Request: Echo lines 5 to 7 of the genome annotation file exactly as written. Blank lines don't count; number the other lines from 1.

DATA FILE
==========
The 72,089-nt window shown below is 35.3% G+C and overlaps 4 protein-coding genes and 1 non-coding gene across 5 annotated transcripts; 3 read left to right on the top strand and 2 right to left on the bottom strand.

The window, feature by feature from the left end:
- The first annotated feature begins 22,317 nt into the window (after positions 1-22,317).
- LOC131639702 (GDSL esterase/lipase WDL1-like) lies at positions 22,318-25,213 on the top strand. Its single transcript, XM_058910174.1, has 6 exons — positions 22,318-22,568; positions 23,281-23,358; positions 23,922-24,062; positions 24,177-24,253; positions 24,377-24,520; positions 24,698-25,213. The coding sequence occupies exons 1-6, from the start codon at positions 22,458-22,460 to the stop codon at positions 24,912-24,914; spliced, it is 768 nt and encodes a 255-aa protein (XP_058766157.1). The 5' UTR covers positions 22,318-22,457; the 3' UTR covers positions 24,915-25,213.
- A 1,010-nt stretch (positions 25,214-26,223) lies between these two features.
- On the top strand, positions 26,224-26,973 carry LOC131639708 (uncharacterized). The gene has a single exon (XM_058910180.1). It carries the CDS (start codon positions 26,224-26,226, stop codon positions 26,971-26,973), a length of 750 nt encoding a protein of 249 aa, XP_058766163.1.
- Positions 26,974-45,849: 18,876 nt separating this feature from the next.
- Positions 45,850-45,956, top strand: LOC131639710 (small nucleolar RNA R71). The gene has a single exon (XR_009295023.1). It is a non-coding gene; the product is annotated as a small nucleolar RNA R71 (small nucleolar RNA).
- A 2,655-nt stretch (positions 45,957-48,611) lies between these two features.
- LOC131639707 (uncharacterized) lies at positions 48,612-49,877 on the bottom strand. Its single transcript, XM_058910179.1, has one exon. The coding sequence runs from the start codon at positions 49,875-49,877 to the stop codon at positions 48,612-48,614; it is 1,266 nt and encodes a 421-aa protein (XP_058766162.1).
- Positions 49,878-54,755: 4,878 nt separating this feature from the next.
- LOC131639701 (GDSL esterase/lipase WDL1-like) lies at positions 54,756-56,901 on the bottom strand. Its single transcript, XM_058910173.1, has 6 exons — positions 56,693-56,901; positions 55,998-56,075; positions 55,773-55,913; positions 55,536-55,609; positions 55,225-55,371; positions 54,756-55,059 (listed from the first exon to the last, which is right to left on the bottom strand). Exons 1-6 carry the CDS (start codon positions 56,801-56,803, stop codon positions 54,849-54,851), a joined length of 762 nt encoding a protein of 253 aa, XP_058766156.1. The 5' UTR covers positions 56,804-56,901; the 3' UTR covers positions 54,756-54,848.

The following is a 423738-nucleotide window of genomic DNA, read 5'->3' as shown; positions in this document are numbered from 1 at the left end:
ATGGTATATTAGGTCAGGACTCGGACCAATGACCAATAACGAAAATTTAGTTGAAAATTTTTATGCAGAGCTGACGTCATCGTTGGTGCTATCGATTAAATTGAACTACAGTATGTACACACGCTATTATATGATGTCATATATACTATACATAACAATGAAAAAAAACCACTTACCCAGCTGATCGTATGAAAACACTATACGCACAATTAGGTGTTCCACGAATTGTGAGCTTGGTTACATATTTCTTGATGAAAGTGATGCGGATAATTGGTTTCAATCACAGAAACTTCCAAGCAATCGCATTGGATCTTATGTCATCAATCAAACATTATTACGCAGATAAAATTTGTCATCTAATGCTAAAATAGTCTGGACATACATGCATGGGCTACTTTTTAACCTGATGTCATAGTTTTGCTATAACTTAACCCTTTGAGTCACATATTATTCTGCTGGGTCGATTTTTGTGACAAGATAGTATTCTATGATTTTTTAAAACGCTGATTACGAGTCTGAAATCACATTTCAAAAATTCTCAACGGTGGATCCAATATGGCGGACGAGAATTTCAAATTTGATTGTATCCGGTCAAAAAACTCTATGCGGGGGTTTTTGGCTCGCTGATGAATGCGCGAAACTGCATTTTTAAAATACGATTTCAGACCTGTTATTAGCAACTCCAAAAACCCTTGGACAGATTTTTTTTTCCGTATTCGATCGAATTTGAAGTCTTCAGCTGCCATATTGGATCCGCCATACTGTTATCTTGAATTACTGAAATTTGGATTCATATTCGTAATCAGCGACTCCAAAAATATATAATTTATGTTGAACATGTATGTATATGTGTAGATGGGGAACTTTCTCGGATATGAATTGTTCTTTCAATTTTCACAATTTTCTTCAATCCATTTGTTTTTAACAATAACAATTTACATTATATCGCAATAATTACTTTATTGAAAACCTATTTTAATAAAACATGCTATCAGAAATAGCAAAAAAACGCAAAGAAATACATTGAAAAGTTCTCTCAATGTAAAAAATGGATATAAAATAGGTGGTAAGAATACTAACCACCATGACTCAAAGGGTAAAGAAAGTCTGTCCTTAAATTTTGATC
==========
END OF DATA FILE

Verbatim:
- A 1,010-nt stretch (positions 25,214-26,223) lies between these two features.
- On the top strand, positions 26,224-26,973 carry LOC131639708 (uncharacterized). The gene has a single exon (XM_058910180.1). It carries the CDS (start codon positions 26,224-26,226, stop codon positions 26,971-26,973), a length of 750 nt encoding a protein of 249 aa, XP_058766163.1.
- Positions 26,974-45,849: 18,876 nt separating this feature from the next.